Monday, March 19, 2012
It's The Collateral Value, Stupid
When you lend, obviously residual collateral value affects your pricing and terms. Look at China's latest release on existing home sales price changes:
Wenzhou wins the prize with 10-15% price drops over the last year. Beijing is centered on 96% (4% price drop over the year). Nianjing is seeing the fallout in the smaller buildings, with over 5% price drops. Fuzhou is trying to chase Wenzhou down.
I would think the main effect of the falling prices in most cities would be to stop investment buying, but it would have to make homebuyers think a bit too. The effect is beginning to bleed through into pricing for newly-built buildings.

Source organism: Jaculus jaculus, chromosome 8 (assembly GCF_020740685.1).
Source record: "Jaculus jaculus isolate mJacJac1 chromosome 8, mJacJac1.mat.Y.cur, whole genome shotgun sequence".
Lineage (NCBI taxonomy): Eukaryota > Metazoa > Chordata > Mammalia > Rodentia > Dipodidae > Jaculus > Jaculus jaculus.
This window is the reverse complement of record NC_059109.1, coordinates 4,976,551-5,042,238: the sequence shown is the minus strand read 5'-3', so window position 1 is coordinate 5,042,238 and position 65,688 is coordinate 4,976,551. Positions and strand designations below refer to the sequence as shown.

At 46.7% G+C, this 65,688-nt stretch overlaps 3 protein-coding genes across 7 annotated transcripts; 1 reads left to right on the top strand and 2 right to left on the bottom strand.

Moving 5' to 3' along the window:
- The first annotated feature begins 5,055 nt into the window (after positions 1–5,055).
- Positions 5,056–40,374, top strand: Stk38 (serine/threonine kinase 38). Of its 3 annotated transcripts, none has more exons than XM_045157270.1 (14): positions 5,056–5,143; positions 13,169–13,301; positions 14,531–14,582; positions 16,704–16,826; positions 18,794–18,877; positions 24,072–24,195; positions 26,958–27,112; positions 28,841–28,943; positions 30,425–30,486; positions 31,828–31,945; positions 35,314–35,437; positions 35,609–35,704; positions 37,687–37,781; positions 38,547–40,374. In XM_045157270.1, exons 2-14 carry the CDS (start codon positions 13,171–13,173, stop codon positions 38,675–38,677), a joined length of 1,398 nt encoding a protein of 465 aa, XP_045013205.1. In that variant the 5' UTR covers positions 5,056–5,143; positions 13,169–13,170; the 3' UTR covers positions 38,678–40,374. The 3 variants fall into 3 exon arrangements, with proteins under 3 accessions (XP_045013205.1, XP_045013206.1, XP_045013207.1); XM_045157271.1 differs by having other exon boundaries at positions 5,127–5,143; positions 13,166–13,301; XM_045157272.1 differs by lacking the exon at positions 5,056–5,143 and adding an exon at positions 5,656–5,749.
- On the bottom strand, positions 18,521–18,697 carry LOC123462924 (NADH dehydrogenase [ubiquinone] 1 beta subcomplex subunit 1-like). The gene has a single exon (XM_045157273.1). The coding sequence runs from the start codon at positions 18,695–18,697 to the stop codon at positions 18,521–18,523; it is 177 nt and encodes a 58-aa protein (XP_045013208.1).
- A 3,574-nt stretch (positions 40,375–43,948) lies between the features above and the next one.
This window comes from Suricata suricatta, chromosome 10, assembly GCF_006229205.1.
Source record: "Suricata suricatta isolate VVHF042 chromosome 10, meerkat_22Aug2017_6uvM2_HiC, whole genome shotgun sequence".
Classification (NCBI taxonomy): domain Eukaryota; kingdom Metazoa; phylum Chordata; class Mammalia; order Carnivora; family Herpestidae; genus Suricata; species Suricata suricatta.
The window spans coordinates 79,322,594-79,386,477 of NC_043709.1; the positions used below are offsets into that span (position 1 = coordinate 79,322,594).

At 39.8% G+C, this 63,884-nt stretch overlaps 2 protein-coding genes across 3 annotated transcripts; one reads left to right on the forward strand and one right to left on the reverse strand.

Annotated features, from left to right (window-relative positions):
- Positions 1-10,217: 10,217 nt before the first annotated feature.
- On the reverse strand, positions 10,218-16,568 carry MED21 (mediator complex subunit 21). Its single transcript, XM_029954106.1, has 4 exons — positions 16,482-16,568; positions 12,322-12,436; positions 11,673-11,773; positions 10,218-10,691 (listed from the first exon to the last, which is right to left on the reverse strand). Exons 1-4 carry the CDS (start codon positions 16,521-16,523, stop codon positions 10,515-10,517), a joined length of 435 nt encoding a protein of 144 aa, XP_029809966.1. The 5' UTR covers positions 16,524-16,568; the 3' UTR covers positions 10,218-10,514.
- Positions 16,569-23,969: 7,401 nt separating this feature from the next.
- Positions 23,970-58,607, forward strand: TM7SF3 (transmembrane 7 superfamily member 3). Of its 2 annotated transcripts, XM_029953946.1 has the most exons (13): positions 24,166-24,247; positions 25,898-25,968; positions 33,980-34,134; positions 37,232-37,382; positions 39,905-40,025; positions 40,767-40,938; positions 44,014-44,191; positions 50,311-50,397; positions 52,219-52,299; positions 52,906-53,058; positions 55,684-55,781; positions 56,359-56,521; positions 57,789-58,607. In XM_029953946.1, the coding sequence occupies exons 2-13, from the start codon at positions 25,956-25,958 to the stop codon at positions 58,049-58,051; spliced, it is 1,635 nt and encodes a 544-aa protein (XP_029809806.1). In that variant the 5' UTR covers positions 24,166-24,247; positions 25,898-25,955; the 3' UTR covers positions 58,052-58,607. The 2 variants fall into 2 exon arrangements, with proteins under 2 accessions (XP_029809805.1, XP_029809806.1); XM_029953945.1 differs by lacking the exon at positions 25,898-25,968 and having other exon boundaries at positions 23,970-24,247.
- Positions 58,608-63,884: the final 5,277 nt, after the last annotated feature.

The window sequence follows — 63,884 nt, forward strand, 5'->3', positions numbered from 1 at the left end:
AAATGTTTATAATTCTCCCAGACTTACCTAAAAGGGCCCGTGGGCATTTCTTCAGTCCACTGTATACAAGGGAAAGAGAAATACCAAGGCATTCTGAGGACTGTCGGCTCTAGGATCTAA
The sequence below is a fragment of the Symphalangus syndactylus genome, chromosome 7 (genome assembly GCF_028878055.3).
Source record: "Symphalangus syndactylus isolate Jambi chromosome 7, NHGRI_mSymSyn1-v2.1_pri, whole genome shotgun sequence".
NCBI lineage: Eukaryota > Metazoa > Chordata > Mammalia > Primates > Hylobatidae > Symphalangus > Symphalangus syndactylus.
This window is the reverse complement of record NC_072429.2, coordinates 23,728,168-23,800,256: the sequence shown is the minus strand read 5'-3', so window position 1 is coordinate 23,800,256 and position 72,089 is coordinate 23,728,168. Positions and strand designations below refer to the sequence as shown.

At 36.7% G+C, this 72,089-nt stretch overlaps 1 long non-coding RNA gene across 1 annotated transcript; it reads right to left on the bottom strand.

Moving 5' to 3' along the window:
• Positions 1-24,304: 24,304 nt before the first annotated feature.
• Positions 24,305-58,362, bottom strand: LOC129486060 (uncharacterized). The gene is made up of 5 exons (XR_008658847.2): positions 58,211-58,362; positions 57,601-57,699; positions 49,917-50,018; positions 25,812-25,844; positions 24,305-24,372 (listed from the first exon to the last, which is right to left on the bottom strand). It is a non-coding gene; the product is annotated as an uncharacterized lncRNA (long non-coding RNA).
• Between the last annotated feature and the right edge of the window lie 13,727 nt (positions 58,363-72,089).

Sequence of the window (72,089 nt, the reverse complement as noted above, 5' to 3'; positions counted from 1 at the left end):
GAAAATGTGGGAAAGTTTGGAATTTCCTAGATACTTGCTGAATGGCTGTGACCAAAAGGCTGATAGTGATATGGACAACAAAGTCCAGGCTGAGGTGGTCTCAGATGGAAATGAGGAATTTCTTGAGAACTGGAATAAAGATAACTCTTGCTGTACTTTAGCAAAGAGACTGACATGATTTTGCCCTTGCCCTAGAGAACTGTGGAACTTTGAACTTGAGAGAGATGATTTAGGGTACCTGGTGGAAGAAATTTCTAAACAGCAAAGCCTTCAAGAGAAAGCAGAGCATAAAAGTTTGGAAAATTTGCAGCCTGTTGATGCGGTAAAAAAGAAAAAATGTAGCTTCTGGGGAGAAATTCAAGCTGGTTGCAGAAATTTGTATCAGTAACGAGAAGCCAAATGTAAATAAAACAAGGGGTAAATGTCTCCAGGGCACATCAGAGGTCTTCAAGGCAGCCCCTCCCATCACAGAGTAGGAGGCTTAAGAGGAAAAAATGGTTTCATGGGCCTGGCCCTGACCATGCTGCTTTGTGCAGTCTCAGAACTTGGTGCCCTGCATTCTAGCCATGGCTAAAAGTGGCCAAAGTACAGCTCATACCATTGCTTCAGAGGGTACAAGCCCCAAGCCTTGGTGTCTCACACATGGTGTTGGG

All real estate is local, and that's true for China - you can see very sharp differences between cities. This does not bode well for the economy. You can see that in some places it is buyers' exhaustion, and that in others it is a fall-off in business profits by looking at the different trends in pricing for differently-sized buildings.
Food and gold are still the outliers for retail price increases. I'm guessing that the rather large differential in price increases for gold and silver between urban/rural indicates that competition effect is taking over in the cities. It looks like an economic deceleration is picking up pace. The very restrained inflation in building supplies and materials probably means that building pace is slowing rapidly now. The "under construction" figures mean less than the pace of completions in coming months for the supply situation.